On Climate Change, the Earth’s temperature is likely to increase by 2 to 4.5 degrees Celsius by the end of the century. According to the Intergovernmental Panel on Climate Change (IPCC) 52nd session, global surface temperature has increased faster since 1970 than in any other 50-year period over at least the last 2000 years. Temperatures during the most recent decade (2011–2020) exceed those of the most recent multi-century warm period. IPCC findings also states that a 45 cm sea-level rise will inundate almost 10.9% of the territory of Bangladesh and will displace 5.5 million population of coastal regions.
This graph includes information from various countries about carbon emissions. The CO2 emission for Bangladesh has been steadily increasing. Bangladesh’s emissions per capita is 0.1 metric tons, it is much lower than the United States results. Bangladesh is considered a third-world country, while the US is a developed nation. It makes sense that Bangladesh’s emissions are much lower. Since, Bangladesh is so densely populated, if the country was more developed, it would be higher on the list. Compared to the other countries in the “Total Fossil Fuel Emissions by Country” graph, Bangladesh’s emissions are much lower than the other countries. There is no giant change, like China.
However, the way we start emitting carbon there are already a huge amount of carbon trapped in the atmosphere. We are adding more amount on it and making the numbers bigger. We must switch on renewable energy now.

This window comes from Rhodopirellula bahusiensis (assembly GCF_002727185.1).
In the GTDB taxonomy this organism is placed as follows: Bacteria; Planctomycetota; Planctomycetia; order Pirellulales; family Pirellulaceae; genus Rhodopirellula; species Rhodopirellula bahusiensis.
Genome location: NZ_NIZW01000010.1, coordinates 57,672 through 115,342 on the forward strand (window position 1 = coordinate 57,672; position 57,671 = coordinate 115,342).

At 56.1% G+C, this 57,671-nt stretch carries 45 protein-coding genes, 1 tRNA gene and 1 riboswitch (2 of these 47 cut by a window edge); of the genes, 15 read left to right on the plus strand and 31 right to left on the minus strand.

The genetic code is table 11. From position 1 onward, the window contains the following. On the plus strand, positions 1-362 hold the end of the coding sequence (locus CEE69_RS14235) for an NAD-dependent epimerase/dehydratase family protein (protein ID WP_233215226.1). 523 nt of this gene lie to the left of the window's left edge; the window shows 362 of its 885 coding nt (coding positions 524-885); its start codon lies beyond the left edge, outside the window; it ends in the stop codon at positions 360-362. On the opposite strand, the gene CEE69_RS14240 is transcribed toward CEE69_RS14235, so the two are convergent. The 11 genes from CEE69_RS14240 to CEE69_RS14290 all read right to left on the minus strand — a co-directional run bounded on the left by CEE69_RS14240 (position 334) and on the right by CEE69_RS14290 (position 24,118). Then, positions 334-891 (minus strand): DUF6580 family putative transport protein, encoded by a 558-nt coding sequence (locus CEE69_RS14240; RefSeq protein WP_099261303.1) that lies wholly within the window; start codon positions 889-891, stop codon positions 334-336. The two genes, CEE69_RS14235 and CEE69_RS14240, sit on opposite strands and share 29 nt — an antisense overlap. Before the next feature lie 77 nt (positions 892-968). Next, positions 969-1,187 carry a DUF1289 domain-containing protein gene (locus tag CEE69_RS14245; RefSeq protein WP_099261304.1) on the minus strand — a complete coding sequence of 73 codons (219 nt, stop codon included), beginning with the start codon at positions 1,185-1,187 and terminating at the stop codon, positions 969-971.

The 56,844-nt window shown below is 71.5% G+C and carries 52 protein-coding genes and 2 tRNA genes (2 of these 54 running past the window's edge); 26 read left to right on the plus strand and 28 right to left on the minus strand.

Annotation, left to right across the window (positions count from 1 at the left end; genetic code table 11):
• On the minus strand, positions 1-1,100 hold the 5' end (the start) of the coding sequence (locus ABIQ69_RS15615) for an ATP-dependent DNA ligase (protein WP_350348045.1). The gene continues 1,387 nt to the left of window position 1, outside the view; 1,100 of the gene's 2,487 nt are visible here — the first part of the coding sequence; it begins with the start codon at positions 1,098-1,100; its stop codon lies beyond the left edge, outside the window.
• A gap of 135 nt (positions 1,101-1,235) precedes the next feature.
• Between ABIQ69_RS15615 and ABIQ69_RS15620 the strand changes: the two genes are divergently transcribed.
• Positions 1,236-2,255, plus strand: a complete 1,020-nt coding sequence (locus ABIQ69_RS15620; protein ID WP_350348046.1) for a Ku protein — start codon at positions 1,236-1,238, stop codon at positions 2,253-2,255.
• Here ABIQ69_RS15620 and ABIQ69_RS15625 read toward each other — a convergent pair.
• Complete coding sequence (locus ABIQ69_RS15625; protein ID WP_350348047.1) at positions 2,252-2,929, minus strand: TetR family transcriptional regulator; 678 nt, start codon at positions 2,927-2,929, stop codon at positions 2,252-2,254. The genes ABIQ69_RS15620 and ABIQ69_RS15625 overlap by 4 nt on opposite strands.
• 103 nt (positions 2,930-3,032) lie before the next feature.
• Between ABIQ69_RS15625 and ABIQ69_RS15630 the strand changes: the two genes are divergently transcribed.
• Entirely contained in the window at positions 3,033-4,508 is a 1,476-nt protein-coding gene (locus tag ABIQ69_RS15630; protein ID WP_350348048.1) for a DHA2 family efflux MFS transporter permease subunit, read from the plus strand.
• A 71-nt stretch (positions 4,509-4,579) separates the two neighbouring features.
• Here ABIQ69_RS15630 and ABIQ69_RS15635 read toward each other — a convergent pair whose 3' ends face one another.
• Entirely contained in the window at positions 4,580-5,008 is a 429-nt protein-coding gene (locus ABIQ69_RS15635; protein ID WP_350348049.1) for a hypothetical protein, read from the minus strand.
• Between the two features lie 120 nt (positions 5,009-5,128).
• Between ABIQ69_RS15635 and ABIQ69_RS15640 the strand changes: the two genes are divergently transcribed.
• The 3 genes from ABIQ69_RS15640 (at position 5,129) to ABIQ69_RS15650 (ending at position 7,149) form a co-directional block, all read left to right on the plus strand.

Globally, Bangladesh known as one of the most vulnerable countries to climate change. The most damaging effects of climate change experienced in floods, salinity intrusion, and droughts. The impacts of climate change will be more focused in some regions. These regions have higher concentrations of poverty also. In Bangladesh, 40% of productive land is projected to be lost in the southern region of Bangladesh for a 65cm sea level rise by the 2080s. Flood areas could increase by as much as 29% for an increase of 2.5°C in Bangladesh. With the rise of sea-level up to one meter only, Bangladesh could lose up to 15% of its landarea under the sea water and around 30 million people living in the coastal areas of Bangladesh could become refugees because of Climate Change impacts. In other words, the Physical, Social as well as Economic conditions of Bangladesh are very typical to any of the most vulnerable countries in the world. Moreover, the adverse effects of Climate Change – especially High Temperature, Sea-level Rise, Cyclones and Storm Surges, Salinity Intrusion, Heavy Monsoon Downpours etc. has aggravated the overall Economic Development scenario of the country to a great extent.